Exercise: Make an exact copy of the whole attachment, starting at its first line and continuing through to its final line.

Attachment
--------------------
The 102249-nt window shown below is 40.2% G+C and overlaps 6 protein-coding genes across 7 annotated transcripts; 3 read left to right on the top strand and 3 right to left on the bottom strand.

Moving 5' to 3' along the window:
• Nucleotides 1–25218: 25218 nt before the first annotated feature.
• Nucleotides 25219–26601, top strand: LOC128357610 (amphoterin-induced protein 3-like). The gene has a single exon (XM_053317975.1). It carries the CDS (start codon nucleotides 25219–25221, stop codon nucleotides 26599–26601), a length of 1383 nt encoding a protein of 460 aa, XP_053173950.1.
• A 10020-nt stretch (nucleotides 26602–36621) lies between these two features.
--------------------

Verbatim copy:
The 102249-nt window shown below is 40.2% G+C and overlaps 6 protein-coding genes across 7 annotated transcripts; 3 read left to right on the top strand and 3 right to left on the bottom strand.

Moving 5' to 3' along the window:
• Nucleotides 1–25218: 25218 nt before the first annotated feature.
• Nucleotides 25219–26601, top strand: LOC128357610 (amphoterin-induced protein 3-like). The gene has a single exon (XM_053317975.1). It carries the CDS (start codon nucleotides 25219–25221, stop codon nucleotides 26599–26601), a length of 1383 nt encoding a protein of 460 aa, XP_053173950.1.
• A 10020-nt stretch (nucleotides 26602–36621) lies between these two features.